Harry Harris and the Harris Engine
When Warren Harris was looking for another interesting engine project and found a Harris engine, well, he had to go for it. And why not – a man named Harris restoring a Harris engine – it had to happen!
Warren is known as Harry to all his mates, and he runs his own engineering business at Ballarat, a regional town in the state of Victoria in southern Australia. Harry found the engine at Dalby in Queensland, about 800 miles north from him. It had been part of a container load of engines a guy had bought in the U.S., but the guy had done nothing with it.
Harry got it back to Ballarat and gave it a full strip down and nut and bolt restoration. It had done a lot of work and was worn enough that it would not run.
The original KW magneto was missing, but some serious searching uncovered the correct one, again in the U.S.
Sometimes you can get very lucky. At a rally, a man asked about the Harris engine, thinking it was a Massey-Harris. “No,” Harry said, “just Harris, from California.” Two weeks later they talked by phone, and the man said “Well, I have a complete manual on that engine. It can be yours if you want.” So Harry most likely has not only the only Harris engine in Australia, but the only manual in the country for it, as well.
Since restoration, Harry has had the Harris engine on display at his shed at Lake Goldsmith, has shown it at the national rally at Mudgee (in the state of New South Wales) and at the recent national rally in the state of Tasmania. He has also displayed it at other smaller rallies in his home state of Victoria.
Up to the turn of the century, combine harvesters were driven by the ground wheels. A team of up to 30 horses might be needed to pull and power a large harvester through a heavy crop or on sloping hillsides. At this time, California was a major wheat growing state in the U.S. The Harris Mfg. Co., Stockton, California, made engines for harvesting machines. The engine ran the machine, but horses or a tractor still towed the harvester through the crops.
Although founder George H. Harris (1871-1934) was working in a company owned by Benjamin Holt, he set up the Harris Mfg. Co. and started producing harvesters in 1904. By 1918, he had developed his own engine, although it has been said that his engines were very similar to the Holt outfits and that Holt was the manufacturer. There is no evidence today to prove it one way or the other.
Benjamin Holt was best known for his development of crawler tractors (used to haul the Harris Harvester), and went on to be one of the founders of the world famous Caterpillar Tractor Co.
Harris engines came in two sizes, 40-45 hp and 50-55 hp. Harry’s engine is the 50-55 hp model, a 4-cylinder, 1,128-cubic-inch gasoline engine with a bore and stroke of 6-1/2 x 8-1/2 inches. Harris engines were very advanced for their day, with pressure lubrication, valve-in-head and many other features to give them good reliability.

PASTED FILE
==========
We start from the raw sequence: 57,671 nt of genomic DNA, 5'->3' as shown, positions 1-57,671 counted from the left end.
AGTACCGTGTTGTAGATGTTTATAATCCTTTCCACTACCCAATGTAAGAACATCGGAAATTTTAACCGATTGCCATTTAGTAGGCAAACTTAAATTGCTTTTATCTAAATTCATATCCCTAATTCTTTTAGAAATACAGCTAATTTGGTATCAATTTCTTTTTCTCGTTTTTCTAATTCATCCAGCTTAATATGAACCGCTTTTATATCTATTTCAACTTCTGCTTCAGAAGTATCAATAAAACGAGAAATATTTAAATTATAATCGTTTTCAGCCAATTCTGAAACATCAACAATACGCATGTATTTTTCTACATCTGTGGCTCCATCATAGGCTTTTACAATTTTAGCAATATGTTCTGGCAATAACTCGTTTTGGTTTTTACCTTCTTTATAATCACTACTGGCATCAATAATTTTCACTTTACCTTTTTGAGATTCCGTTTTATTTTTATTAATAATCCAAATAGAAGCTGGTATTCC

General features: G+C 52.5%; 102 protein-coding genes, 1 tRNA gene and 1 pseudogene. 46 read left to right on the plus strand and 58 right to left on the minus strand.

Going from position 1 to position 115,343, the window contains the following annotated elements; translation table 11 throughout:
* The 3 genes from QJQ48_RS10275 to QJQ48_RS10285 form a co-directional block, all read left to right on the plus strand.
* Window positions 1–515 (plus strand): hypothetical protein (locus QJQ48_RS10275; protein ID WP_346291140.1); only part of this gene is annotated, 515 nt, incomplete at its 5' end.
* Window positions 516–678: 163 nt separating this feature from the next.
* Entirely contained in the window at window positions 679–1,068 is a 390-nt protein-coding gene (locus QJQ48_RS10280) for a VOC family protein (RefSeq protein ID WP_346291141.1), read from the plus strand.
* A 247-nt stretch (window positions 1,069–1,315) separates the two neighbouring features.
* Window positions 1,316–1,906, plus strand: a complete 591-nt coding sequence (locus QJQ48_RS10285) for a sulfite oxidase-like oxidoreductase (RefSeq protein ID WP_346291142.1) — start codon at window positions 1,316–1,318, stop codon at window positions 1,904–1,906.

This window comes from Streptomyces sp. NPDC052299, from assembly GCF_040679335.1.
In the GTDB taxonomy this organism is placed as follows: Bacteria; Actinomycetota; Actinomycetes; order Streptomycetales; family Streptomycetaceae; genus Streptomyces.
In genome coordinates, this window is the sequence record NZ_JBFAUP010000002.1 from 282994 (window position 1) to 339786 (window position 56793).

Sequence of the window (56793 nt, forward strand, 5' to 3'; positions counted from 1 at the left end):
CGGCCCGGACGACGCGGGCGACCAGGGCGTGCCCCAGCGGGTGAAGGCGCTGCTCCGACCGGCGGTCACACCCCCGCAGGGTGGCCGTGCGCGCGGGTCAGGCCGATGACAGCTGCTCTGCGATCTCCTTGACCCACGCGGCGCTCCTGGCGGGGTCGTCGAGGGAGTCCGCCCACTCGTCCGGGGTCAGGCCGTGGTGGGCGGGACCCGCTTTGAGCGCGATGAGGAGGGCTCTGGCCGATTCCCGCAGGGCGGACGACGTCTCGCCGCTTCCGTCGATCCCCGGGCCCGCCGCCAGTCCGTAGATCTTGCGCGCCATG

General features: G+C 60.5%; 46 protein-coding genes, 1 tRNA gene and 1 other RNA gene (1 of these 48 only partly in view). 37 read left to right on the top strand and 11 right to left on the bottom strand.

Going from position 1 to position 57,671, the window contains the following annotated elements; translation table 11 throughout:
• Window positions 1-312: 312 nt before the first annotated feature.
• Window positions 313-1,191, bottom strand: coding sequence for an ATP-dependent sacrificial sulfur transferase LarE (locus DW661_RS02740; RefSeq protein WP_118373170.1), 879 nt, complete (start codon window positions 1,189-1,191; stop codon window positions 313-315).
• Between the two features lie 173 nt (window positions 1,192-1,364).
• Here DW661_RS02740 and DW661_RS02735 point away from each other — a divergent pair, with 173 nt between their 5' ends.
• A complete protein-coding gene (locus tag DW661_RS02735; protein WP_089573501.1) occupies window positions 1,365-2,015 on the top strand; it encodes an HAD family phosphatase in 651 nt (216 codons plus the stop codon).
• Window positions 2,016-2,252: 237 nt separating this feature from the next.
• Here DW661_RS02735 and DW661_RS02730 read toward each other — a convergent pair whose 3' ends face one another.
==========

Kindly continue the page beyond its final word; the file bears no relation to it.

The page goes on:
Harry’s engine is beautifully restored and has a magnificent roar when powered up. It’s a real crowd puller. Warren “Harry” Harris has a unique piece of U.S. agricultural and mechanical history. It is a wonderful engine to see, even better to hear and, as far as is known, is the only one in Australia.
Ballarat is a small city of roughly 100,000 people 80 miles or so northwest of the Victorian state capital Melbourne, and some 30 miles west of Ballarat is Lake Goldsmith. On 38 acres of ground there the Lake Goldsmith Steam Preservation Society has set up a place where collectors and their families can build their own sheds, store and work on their vintage iron and stay over for extended times. The Society runs two rallies each year, early May and early November, and shed owners are expected to be on-site and show their exhibits at these times.
The Society also has built huge display sheds with operating engines, both steam and internal combustion, financed and restored by members. There’s also an earthmoving area, complete with an operating dragline shovel, plus a parade ground where a grand parade is put on each day during rally weekends.
It is here that Warren “Harry” Harris and many of his mates have their display sheds, and where the Harris engine can be found when it’s not touring around the country.
And for an engine lover there is nothing more enjoyable on a rally weekend than to walk the grounds in the quiet of a spring or fall evening, with the light spilling out of many display sheds and the gentle thump, purr or hiss of sweetly running engines as music to one’s ears.
Editor’s note: Written with the aid of historical information from an article by Judge W. Biddick Jr. in the San Joaquin Historian, The Quarterly Journal of the San Joaquin County Historical Society, Vol IX, New Series, No.1 Spring 1995.
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